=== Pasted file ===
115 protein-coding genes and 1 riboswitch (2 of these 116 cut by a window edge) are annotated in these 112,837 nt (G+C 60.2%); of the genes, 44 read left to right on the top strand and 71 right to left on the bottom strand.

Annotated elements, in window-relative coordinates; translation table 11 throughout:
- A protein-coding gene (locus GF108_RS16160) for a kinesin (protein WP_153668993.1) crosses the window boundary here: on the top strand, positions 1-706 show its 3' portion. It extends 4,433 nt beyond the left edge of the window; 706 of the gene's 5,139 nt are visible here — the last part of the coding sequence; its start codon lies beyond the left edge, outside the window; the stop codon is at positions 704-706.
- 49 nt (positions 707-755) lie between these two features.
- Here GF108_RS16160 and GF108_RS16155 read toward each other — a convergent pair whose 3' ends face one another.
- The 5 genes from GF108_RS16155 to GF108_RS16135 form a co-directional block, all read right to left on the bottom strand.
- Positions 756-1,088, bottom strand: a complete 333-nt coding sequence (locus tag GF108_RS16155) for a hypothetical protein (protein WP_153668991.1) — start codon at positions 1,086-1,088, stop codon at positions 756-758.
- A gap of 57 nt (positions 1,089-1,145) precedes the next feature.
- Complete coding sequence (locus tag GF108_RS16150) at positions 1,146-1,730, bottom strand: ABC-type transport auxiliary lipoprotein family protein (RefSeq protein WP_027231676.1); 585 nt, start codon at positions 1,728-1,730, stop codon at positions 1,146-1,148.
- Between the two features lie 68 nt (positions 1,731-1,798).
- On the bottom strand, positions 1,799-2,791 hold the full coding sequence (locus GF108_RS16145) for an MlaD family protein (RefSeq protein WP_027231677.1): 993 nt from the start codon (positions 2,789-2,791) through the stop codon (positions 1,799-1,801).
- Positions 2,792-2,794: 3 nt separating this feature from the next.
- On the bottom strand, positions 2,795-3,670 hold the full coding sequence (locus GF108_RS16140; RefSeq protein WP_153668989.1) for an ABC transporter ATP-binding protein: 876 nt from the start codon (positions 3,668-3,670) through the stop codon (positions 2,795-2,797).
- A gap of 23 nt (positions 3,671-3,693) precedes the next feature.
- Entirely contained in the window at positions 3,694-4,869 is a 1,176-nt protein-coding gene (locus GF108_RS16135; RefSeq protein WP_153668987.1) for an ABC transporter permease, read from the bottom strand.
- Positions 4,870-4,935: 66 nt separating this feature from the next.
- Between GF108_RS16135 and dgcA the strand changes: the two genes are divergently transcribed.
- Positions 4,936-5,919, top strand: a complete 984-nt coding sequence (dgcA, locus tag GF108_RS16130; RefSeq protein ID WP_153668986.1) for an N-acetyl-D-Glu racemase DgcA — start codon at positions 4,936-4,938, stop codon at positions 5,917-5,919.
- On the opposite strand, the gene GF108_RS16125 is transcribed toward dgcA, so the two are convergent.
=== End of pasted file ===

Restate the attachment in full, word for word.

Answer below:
115 protein-coding genes and 1 riboswitch (2 of these 116 cut by a window edge) are annotated in these 112,837 nt (G+C 60.2%); of the genes, 44 read left to right on the top strand and 71 right to left on the bottom strand.

Annotated elements, in window-relative coordinates; translation table 11 throughout:
- A protein-coding gene (locus GF108_RS16160) for a kinesin (protein WP_153668993.1) crosses the window boundary here: on the top strand, positions 1-706 show its 3' portion. It extends 4,433 nt beyond the left edge of the window; 706 of the gene's 5,139 nt are visible here — the last part of the coding sequence; its start codon lies beyond the left edge, outside the window; the stop codon is at positions 704-706.
- 49 nt (positions 707-755) lie between these two features.
- Here GF108_RS16160 and GF108_RS16155 read toward each other — a convergent pair whose 3' ends face one another.
- The 5 genes from GF108_RS16155 to GF108_RS16135 form a co-directional block, all read right to left on the bottom strand.
- Positions 756-1,088, bottom strand: a complete 333-nt coding sequence (locus tag GF108_RS16155) for a hypothetical protein (protein WP_153668991.1) — start codon at positions 1,086-1,088, stop codon at positions 756-758.
- A gap of 57 nt (positions 1,089-1,145) precedes the next feature.
- Complete coding sequence (locus tag GF108_RS16150) at positions 1,146-1,730, bottom strand: ABC-type transport auxiliary lipoprotein family protein (RefSeq protein WP_027231676.1); 585 nt, start codon at positions 1,728-1,730, stop codon at positions 1,146-1,148.
- Between the two features lie 68 nt (positions 1,731-1,798).
- On the bottom strand, positions 1,799-2,791 hold the full coding sequence (locus GF108_RS16145) for an MlaD family protein (RefSeq protein WP_027231677.1): 993 nt from the start codon (positions 2,789-2,791) through the stop codon (positions 1,799-1,801).
- Positions 2,792-2,794: 3 nt separating this feature from the next.
- On the bottom strand, positions 2,795-3,670 hold the full coding sequence (locus GF108_RS16140; RefSeq protein WP_153668989.1) for an ABC transporter ATP-binding protein: 876 nt from the start codon (positions 3,668-3,670) through the stop codon (positions 2,795-2,797).
- A gap of 23 nt (positions 3,671-3,693) precedes the next feature.
- Entirely contained in the window at positions 3,694-4,869 is a 1,176-nt protein-coding gene (locus GF108_RS16135; RefSeq protein WP_153668987.1) for an ABC transporter permease, read from the bottom strand.
- Positions 4,870-4,935: 66 nt separating this feature from the next.
- Between GF108_RS16135 and dgcA the strand changes: the two genes are divergently transcribed.
- Positions 4,936-5,919, top strand: a complete 984-nt coding sequence (dgcA, locus tag GF108_RS16130; RefSeq protein ID WP_153668986.1) for an N-acetyl-D-Glu racemase DgcA — start codon at positions 4,936-4,938, stop codon at positions 5,917-5,919.
- On the opposite strand, the gene GF108_RS16125 is transcribed toward dgcA, so the two are convergent.